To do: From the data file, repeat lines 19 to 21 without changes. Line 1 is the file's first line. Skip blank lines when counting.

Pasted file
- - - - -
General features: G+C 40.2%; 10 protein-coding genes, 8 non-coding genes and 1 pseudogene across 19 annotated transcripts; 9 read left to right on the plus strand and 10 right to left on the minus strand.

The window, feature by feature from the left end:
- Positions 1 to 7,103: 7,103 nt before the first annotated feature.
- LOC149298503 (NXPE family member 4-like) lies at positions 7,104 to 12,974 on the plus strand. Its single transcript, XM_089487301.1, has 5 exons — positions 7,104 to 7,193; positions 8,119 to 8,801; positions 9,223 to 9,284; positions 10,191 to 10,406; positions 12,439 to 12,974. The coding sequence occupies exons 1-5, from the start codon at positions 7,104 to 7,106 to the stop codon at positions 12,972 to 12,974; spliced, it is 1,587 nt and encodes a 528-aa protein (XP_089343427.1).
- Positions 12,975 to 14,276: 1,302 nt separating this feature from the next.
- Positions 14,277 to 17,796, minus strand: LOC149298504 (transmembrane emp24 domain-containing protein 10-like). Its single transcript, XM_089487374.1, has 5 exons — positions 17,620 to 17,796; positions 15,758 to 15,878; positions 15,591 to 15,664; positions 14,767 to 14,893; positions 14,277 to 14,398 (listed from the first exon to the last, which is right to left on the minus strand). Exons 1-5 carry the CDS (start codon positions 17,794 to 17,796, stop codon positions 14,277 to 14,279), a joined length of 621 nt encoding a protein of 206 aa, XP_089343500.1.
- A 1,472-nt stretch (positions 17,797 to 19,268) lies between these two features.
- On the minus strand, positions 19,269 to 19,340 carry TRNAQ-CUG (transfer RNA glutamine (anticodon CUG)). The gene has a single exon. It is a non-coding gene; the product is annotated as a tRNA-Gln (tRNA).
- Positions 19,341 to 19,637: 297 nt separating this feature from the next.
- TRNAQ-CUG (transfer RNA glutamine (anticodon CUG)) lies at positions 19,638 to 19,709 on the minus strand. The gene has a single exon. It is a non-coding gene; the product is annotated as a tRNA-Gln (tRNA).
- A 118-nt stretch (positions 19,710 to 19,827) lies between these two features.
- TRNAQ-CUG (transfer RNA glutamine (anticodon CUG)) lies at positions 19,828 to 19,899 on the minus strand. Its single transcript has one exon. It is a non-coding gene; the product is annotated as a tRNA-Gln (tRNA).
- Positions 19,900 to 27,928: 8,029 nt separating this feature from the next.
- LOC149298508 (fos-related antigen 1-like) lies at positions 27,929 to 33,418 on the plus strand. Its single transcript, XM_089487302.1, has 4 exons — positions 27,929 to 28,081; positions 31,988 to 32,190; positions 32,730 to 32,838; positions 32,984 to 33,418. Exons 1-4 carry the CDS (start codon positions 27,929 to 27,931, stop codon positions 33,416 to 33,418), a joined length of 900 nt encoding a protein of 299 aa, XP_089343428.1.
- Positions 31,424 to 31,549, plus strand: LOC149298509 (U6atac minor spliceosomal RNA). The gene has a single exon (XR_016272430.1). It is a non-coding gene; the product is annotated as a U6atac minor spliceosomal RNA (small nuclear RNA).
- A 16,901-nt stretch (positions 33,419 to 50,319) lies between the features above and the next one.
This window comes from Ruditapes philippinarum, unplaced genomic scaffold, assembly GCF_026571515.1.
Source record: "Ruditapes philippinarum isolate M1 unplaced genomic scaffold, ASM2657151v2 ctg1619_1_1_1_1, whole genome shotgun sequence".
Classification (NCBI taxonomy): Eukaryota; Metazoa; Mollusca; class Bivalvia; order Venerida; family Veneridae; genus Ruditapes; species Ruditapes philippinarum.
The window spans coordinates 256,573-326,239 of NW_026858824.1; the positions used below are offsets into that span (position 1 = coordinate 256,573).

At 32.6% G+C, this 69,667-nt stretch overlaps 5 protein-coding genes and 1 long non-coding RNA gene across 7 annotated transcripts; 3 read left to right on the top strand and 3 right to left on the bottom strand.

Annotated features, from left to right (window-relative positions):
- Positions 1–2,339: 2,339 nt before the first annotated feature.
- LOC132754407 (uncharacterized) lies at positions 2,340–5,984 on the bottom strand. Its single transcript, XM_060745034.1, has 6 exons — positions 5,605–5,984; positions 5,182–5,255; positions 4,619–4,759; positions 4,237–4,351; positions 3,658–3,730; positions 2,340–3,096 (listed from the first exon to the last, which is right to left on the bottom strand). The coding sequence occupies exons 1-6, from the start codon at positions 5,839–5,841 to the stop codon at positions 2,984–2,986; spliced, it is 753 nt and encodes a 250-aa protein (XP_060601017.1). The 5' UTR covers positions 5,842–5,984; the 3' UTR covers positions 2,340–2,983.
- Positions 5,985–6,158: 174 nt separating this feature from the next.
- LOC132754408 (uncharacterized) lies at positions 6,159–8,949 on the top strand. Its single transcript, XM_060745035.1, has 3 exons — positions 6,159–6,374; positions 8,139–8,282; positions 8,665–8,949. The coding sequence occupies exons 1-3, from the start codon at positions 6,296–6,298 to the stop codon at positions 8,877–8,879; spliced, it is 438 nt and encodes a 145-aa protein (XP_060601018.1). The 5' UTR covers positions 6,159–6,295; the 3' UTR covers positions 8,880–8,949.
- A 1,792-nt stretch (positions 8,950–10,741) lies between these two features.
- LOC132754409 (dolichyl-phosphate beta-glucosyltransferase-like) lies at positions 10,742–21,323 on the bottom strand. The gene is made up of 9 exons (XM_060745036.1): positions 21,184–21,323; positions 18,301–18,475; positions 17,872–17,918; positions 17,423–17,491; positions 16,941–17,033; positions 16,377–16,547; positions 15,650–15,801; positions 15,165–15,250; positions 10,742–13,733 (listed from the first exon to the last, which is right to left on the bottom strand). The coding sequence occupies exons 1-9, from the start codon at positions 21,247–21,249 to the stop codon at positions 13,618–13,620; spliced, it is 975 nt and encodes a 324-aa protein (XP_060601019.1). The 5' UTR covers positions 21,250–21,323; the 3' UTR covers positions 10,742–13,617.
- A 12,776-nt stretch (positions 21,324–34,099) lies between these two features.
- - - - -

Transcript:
Classification (NCBI taxonomy): Eukaryota; Metazoa; Mollusca; class Bivalvia; order Venerida; family Veneridae; genus Ruditapes; species Ruditapes philippinarum.
The window spans coordinates 256,573-326,239 of NW_026858824.1; the positions used below are offsets into that span (position 1 = coordinate 256,573).

At 32.6% G+C, this 69,667-nt stretch overlaps 5 protein-coding genes and 1 long non-coding RNA gene across 7 annotated transcripts; 3 read left to right on the top strand and 3 right to left on the bottom strand.